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Teaching Philosophy

I believe that a good professor can make a real difference in the lives of their students if they show a passion for teaching and learning. I find political science to be a fascinating and exciting subject to teach. It is a subject that is pertinent to the lives of all of my students and impacts them each and every day whether they know it or not.  From my experience thus far at the University of Georgia, I learned that many, if not most, of my students have not taken a course in political science before. Having students in class without any background or significant understanding of political science poses serious challenges for me as an instructor. I have to find a way to inspire my students so that they learn to love coming to class. My educational philosophy is specifically designed to combine both my academic and professional experiences to create a vibrant learning atmosphere that my students will enjoy.      


Most freshman enrolled in the subjects I have taught, Introduction to American Government, and Introduction to Global Issues, are being exposed to political science for the first time in their lives.  This provides me with a unique opportunity to be the first teacher to educate them on the subject matter. To effectively teach them, I must earn the trust of my students by showing them that I have a solid command for the topics covered in the syllabus. I oftentimes relate my personal experiences to the topics of discussion for the day in order to show the class that I am personally engaged in the subject matter outside of the classroom. In each lecture that I conduct, I believe it is my duty as an instructor to try to teach my students how the theoretical concepts discussed in class lectures and readings apply in practice in the real world. Very few students in my classes will go on to have a career as a political scientist in academia. Knowing this, I try to operationalize the concepts in my courses to fit real world situations that my students will be confronted with in the professional world.


After establishing to my students that I am personally invested in the course material, I try to teach the subject matter in a way that brings all students present in the lecture hall into classroom discussion. To do this, I try to call on students who are oftentimes too timid to participate. I find that once I can get these students to participate that classroom discussion becomes conducive to learning for everyone. I try to ask my students thought provoking questions that are likely to elicit an opinion. For example, I will ask a student who rarely if ever participates in class to name one political topic for the class to discuss. I then ask the student what their opinion is on the subject matter. Then, I use their contribution as a springboard to launch into a more in depth discussion of the subjects being discussed in the daily lecture.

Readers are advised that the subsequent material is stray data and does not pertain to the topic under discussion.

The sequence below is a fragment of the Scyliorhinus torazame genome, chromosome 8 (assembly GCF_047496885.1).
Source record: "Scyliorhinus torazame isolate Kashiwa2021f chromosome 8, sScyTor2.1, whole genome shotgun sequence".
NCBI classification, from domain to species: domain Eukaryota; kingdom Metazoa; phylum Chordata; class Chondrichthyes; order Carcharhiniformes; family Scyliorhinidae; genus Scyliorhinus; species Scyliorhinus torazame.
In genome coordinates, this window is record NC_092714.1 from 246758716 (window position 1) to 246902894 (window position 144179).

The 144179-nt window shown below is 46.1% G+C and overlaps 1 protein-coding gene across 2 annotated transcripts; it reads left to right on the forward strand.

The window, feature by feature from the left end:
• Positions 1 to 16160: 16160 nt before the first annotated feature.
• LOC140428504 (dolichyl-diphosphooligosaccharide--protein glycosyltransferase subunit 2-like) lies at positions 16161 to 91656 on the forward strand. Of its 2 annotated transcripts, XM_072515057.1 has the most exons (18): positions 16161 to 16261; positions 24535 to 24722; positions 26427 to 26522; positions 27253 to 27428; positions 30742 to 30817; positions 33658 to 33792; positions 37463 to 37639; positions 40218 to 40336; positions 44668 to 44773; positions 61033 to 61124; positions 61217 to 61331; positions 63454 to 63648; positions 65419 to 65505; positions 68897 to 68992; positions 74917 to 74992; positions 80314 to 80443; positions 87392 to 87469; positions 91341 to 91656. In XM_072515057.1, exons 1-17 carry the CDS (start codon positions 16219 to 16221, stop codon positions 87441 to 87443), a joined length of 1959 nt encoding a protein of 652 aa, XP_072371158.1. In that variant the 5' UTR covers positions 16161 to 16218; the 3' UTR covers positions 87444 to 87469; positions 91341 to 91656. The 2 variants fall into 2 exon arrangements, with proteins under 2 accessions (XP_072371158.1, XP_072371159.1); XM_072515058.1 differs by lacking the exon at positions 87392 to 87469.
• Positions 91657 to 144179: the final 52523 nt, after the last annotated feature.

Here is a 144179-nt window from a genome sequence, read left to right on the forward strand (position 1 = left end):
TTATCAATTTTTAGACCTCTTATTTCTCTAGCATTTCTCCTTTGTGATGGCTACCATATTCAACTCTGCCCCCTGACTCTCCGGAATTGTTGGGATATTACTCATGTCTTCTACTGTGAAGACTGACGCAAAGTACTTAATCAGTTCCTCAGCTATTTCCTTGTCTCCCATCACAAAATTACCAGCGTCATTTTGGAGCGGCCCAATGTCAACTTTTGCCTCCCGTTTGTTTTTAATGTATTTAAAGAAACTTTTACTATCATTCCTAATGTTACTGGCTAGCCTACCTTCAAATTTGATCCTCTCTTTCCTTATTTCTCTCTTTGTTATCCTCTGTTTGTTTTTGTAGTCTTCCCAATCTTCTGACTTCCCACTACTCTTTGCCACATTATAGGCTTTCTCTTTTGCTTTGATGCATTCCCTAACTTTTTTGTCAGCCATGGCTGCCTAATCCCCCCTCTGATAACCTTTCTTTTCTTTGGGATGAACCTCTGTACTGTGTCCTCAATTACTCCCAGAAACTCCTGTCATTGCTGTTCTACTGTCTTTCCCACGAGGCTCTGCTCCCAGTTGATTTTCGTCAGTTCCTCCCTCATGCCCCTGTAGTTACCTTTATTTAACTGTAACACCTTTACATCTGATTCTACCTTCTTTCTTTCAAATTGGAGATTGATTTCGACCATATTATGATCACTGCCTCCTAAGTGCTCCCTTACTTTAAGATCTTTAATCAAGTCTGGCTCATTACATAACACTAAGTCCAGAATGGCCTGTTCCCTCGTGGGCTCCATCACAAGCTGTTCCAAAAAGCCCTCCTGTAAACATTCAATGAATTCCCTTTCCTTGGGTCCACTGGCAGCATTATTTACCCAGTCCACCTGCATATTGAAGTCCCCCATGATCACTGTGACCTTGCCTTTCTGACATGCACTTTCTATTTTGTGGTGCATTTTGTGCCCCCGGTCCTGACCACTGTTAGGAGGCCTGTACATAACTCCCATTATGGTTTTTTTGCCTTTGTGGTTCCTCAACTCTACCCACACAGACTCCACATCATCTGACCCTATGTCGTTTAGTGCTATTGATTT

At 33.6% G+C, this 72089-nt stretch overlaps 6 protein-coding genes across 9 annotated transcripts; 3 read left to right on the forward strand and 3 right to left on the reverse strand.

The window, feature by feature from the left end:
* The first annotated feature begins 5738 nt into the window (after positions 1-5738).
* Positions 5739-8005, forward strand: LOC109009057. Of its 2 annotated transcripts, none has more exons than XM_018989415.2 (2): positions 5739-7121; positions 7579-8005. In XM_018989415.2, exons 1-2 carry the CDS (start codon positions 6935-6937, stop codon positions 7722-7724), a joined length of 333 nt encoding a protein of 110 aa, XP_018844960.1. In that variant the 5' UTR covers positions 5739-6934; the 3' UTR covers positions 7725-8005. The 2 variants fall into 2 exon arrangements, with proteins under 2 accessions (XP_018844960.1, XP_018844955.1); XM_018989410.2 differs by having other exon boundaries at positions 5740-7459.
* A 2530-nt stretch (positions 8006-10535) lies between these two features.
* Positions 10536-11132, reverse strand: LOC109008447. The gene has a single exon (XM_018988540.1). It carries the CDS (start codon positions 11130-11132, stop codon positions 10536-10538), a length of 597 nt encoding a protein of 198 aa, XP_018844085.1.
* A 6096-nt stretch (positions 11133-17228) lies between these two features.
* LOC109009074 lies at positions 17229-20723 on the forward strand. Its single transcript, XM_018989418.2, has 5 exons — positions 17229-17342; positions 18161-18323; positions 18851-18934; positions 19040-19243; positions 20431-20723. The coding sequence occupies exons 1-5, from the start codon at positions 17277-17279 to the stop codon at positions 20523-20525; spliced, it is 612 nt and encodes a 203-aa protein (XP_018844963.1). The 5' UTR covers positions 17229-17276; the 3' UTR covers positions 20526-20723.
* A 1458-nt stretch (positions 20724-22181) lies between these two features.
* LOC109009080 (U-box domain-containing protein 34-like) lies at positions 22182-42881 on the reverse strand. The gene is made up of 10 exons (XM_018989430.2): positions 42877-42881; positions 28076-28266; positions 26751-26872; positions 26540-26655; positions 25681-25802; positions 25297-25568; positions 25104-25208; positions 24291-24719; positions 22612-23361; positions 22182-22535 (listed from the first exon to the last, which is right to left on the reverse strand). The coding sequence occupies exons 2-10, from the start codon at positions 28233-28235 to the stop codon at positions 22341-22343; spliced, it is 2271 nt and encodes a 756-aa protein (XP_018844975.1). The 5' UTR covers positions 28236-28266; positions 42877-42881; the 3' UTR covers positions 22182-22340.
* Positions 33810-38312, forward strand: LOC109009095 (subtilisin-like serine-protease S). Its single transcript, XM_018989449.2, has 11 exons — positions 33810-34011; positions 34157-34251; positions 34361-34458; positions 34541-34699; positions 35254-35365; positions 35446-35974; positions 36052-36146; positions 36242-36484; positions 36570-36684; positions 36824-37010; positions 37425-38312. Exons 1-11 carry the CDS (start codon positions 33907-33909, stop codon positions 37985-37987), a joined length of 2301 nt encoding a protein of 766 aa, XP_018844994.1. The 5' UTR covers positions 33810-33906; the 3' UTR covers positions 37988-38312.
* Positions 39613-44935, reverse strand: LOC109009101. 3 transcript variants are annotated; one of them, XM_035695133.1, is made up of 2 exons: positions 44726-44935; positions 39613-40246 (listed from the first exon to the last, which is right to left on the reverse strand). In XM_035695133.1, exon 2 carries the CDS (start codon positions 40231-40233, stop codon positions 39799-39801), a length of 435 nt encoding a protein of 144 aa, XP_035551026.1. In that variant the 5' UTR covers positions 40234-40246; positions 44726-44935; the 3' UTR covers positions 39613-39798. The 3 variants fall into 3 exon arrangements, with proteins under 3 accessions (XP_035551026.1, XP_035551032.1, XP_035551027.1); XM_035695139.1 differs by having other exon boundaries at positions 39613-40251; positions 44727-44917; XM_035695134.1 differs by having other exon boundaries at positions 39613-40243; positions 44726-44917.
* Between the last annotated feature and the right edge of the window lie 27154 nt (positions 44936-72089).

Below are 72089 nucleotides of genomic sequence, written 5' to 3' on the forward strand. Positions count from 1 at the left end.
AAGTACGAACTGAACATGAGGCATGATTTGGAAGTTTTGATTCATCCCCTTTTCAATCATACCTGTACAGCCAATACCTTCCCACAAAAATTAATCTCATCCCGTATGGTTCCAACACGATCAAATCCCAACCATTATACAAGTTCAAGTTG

I view my role in managing classroom discussion as akin to that of a baseball umpire. My job is to make sure that the views my students articulate in class are factually accurate and are imparted to class in an appropriate and timely manner. Doing this allows me to avoid having to hear long diatribes from eager students that love to hear themselves talk. It also allows me to stop students from learning things from their peers in class that are factually inaccurate or overtly biased in favor of one particular viewpoint.


I try to show my students that I actually care about them as individuals and their grades in the course. I realize that students oftentimes have personal problems and that on occasion they may have a real illness or family emergency that is not made up. I go through great pains to tell my students that I want to see them succeed and that I am eager to help them if they need further mentoring outside of the classroom. I routinely remind all of my students that I conduct office hours and maintain availability outside of class if needed. I also provide my students with professional advice and job hunting tips. Likewise, I also write letters of recommendation for deserving students in my class who are looking for opportunities to further advance their own academic and professional careers.


I hold myself to high ethical standards inside and outside of the classroom. I warn my students about the pitfalls of plagiarism and its potential impact on one’s academic and professional career. I avoid engaging my students in social settings or online via social media. That being said, I have on a few occasions attended meetings with my students in university sanctioned clubs and professional organizations that are relevant to my academic and professional interests. Such experiences, I have found, actually have a multiplier effect in the classroom and increase the breadth and scope of intellectual curiosity among my students.


I am also concerned about improving my performance and teaching skills. I routinely ask my senior professors for their input on my teaching evaluations.  In the future, I hope to improve my teaching skills by attending training and development courses that focus on using state of the art technology in the classroom. I am also interested in finding ways to incorporate undergraduate students into my own academic research projects. I have found that many of my students take an interest in my own personal research and want to help me in any way that they can. Including them in future projects is a strategic objective I hope to accomplish as a professor in future years.

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